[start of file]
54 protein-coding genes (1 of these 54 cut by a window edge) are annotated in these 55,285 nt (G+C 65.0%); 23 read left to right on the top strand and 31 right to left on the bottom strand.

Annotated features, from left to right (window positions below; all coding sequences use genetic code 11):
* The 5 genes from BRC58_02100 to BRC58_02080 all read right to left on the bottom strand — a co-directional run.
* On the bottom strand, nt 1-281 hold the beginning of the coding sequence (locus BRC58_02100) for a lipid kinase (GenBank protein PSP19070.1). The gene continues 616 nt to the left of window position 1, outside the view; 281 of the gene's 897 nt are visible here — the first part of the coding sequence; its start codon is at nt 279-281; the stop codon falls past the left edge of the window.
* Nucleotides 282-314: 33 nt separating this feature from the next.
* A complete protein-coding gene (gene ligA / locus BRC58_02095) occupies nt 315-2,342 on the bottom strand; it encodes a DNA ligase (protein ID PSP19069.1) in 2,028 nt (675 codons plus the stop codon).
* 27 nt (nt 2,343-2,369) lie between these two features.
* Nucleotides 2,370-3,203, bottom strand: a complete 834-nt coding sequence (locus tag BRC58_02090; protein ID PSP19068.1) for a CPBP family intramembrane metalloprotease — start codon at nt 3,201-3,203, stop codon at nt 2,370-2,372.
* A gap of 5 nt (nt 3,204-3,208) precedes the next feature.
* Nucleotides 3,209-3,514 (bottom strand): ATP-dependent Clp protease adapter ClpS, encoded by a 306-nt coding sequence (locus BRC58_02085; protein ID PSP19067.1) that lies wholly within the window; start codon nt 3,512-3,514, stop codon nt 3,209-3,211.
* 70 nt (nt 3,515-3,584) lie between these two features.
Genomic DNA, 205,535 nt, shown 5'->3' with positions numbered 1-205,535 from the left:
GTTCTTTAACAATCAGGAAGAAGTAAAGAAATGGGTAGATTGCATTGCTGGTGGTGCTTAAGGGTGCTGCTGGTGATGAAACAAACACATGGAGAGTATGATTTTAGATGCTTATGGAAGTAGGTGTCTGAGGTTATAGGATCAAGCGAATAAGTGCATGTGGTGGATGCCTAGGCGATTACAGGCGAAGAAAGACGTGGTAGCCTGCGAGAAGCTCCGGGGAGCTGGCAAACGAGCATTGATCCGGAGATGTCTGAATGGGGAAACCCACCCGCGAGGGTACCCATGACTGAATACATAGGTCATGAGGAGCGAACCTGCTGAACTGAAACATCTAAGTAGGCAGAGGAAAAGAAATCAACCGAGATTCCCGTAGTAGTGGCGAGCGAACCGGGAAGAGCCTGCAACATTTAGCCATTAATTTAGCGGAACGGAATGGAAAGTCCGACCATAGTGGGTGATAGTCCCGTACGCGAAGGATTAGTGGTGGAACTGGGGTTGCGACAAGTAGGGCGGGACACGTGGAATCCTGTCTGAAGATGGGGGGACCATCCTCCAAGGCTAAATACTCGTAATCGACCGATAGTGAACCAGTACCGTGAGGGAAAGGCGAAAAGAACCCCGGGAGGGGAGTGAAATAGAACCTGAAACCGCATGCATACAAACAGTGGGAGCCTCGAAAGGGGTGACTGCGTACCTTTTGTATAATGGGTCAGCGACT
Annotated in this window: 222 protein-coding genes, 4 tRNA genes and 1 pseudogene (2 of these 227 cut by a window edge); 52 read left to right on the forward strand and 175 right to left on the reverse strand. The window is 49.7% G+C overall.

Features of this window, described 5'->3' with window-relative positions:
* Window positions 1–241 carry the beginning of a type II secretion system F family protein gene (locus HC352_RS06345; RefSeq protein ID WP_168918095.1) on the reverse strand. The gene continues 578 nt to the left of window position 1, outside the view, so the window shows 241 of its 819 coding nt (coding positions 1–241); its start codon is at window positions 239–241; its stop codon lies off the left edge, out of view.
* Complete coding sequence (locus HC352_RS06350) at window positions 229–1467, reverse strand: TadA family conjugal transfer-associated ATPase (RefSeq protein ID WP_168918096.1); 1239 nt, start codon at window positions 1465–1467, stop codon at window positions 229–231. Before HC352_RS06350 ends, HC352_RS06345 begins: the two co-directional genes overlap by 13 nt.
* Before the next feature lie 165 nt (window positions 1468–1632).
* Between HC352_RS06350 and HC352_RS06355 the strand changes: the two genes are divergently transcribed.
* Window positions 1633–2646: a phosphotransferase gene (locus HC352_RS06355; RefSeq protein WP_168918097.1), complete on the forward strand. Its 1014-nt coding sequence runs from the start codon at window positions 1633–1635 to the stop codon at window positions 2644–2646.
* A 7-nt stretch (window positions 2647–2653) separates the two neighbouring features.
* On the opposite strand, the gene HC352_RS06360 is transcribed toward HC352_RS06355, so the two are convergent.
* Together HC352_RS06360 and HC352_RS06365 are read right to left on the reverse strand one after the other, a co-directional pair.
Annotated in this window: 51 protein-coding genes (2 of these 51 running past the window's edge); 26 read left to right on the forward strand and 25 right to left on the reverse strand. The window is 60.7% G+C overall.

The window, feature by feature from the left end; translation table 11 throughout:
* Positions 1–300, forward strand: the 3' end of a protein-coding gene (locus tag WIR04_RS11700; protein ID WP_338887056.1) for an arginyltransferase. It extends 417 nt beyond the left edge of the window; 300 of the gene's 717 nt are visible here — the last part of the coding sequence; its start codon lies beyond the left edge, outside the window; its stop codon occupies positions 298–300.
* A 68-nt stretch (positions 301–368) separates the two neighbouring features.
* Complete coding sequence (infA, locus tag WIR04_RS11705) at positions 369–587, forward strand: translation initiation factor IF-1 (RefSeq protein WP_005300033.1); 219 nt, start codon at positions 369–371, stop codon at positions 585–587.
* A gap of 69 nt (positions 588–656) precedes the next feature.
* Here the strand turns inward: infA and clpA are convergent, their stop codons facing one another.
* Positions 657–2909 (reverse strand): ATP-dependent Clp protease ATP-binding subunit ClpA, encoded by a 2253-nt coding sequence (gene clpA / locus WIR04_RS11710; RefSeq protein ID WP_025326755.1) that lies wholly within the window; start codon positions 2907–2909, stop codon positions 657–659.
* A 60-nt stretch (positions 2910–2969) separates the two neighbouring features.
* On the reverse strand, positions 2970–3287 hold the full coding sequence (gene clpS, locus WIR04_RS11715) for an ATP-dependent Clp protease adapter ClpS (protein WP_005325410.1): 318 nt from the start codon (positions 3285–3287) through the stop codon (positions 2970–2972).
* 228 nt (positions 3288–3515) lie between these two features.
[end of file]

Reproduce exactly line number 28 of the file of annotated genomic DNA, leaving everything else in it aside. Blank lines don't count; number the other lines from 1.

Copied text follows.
* Complete coding sequence (infA, locus tag WIR04_RS11705) at positions 369–587, forward strand: translation initiation factor IF-1 (RefSeq protein WP_005300033.1); 219 nt, start codon at positions 369–371, stop codon at positions 585–587.